It seems clear from the face of the act that not only existing orders of support but also existing duties of support which have not been the subject of adjudication may be enforced under part III of URESA. §§ 42-768 et seq. Secondary authorities, as well as courts in other jurisdictions, are in accord with this proposition. One expert, *834 Professor W.J. Brockelbank, has stated that it is a "misconception" that

only orders of support of one state will be enforced in another under the Act. In fact it is "all duties," and the duty, of course, may grow out of the order of support or a judgment or decree but is equally a duty if it never has received judicial attention and now is the basis of litigation for the first time under the Act.

W. Brockelbank, Interstate Enforcement of Family Support 39 (F. Infausto 2d ed. 1971).

Many other jurisdictions have held, and we agree, that the "[p]rovisions of URESA make clear that its applicability is not dependent on the existence of other proceedings." England v. England, 337 N.W.2d 681, 683 (Minn.1983). URESA has often been interpreted to require application of the act in cases in which a duty to support a child is "imposable" by either common law or statutory law. See, e.g., Johnson v. Ross, 405 N.E.2d 569 (Ind.App. 1980); Olson v. Olson, 534 S.W.2d 526 (Mo.App.1976); State ex rel. State of Cal., etc. v. Lagoy, 54 Or.App. 164, 634 P.2d 289 (1981).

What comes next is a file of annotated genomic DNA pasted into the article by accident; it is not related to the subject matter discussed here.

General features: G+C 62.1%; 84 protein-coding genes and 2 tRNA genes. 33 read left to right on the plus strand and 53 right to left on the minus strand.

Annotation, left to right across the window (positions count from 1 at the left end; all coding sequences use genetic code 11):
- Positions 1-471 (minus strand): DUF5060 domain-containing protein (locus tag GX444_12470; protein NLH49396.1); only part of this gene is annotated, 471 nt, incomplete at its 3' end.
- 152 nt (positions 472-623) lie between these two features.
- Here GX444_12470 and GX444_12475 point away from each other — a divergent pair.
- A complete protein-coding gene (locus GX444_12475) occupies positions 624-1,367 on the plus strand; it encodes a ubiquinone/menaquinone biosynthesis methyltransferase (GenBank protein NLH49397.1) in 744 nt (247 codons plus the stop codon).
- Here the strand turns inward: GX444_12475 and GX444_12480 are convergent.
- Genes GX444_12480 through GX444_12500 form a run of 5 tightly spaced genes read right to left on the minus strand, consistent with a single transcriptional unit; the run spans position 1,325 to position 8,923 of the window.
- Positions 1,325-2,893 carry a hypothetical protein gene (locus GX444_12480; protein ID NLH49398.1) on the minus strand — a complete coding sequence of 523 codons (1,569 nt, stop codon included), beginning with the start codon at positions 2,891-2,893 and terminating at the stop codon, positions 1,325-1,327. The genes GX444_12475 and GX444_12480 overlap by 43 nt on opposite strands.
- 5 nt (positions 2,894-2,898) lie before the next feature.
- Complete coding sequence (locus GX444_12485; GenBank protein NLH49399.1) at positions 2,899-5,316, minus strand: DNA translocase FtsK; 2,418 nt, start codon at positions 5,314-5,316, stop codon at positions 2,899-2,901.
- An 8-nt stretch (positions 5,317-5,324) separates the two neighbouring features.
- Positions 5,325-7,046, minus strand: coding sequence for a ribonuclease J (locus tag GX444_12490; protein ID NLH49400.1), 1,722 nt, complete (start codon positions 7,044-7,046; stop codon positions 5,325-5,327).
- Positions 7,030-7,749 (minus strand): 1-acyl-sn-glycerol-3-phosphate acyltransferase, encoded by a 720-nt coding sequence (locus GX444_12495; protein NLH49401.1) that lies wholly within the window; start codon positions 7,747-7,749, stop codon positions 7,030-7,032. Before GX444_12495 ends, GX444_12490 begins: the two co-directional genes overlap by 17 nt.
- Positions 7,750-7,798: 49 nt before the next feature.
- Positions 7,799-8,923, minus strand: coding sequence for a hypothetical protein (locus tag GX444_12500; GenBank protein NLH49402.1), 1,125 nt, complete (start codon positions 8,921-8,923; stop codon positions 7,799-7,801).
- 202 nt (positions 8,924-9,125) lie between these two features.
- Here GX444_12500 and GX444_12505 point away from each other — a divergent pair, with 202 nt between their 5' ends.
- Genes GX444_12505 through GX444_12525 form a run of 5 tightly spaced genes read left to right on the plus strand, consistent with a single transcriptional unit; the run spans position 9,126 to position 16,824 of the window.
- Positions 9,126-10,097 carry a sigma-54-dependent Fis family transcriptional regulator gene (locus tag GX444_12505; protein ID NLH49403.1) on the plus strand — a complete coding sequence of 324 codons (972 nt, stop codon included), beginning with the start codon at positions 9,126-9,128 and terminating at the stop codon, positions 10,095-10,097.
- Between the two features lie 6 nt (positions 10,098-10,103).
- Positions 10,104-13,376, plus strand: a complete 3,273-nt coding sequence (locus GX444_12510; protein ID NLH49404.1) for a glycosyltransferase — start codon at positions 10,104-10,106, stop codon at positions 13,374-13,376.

In a URESA proceeding, the initiating state need not determine whether a duty of support exists. Ordinarily, the duty of a parent to support his or her child is imposable by the responding state, even though no previous order of support exists. Commonwealth of Virginia v. Autry, 293 Md. 53, 441 A.2d 1056 (1982). See, also, State ex rel. Alleman v. Shoats, 101 N.M. 512, 684 P.2d 1177 (1984).

Appellant is concerned that URESA is being used to create a duty of support rather than merely enforcing such duty. He is correct that URESA "itself creates no duties of family support but leaves this to the legislatures of the several states." Unif. Reciprocal Enforcement of Support Act, Prefatory Note, 9B U.L.A. 382 (rev. 1968). Appellant's obligation to support his minor children was not created by URESA. The common law and statutory laws of most states, including Nebraska and Iowa, provide that parents have an obligation to support their minor children. Coffey v. Coffey, 205 Neb. 191, 286 N.W.2d 753 (1980); In re Marriage of Hoak, 364 N.W.2d 185 (Iowa 1985). In this case, URESA was used only to enforce appellant's legal obligation to contribute to the support of his children. The act did not independently create this obligation.

Appellant also asserts, in his assignments of error, that the district court erred in finding that the legal age of majority would be governed by Nebraska law, age 19 (Neb.Rev.Stat. § 38-101 (Reissue 1984)), rather than Iowa law, age 18 (Iowa Code Ann. § 599.1 (West 1981)). We hold that the law of the responding state controls with respect to the age at which a minor's custodian ceases to be entitled to child support. Neff v. Johnson, 391 S.W.2d 760 (Tex.Civ.App.1965); Jane S.D. v. Francis X.D., 110 Misc.2d 737, 442 N.Y.S.2d 918 (1981). The judgment of the district court is affirmed.


KRIVOSHA, C.J., not participating.